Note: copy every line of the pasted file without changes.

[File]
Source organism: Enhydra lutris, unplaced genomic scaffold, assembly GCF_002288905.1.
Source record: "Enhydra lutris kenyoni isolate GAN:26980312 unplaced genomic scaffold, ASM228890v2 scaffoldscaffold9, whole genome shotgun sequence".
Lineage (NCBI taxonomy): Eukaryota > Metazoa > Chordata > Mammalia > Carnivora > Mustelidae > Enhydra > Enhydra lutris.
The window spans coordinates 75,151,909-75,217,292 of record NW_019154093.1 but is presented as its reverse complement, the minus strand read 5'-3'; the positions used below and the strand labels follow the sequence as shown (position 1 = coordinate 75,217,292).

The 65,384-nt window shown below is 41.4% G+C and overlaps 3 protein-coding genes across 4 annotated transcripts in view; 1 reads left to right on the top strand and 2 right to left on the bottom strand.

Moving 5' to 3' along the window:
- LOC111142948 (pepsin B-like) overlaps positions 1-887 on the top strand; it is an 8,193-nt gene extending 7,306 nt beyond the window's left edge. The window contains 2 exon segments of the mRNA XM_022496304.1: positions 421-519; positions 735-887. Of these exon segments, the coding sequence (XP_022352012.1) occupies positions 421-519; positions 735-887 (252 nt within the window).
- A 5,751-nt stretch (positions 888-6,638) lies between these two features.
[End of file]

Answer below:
Source organism: Enhydra lutris, unplaced genomic scaffold, assembly GCF_002288905.1.
Source record: "Enhydra lutris kenyoni isolate GAN:26980312 unplaced genomic scaffold, ASM228890v2 scaffoldscaffold9, whole genome shotgun sequence".
Lineage (NCBI taxonomy): Eukaryota > Metazoa > Chordata > Mammalia > Carnivora > Mustelidae > Enhydra > Enhydra lutris.
The window spans coordinates 75,151,909-75,217,292 of record NW_019154093.1 but is presented as its reverse complement, the minus strand read 5'-3'; the positions used below and the strand labels follow the sequence as shown (position 1 = coordinate 75,217,292).

The 65,384-nt window shown below is 41.4% G+C and overlaps 3 protein-coding genes across 4 annotated transcripts in view; 1 reads left to right on the top strand and 2 right to left on the bottom strand.

Moving 5' to 3' along the window:
- LOC111142948 (pepsin B-like) overlaps positions 1-887 on the top strand; it is an 8,193-nt gene extending 7,306 nt beyond the window's left edge. The window contains 2 exon segments of the mRNA XM_022496304.1: positions 421-519; positions 735-887. Of these exon segments, the coding sequence (XP_022352012.1) occupies positions 421-519; positions 735-887 (252 nt within the window).
- A 5,751-nt stretch (positions 888-6,638) lies between these two features.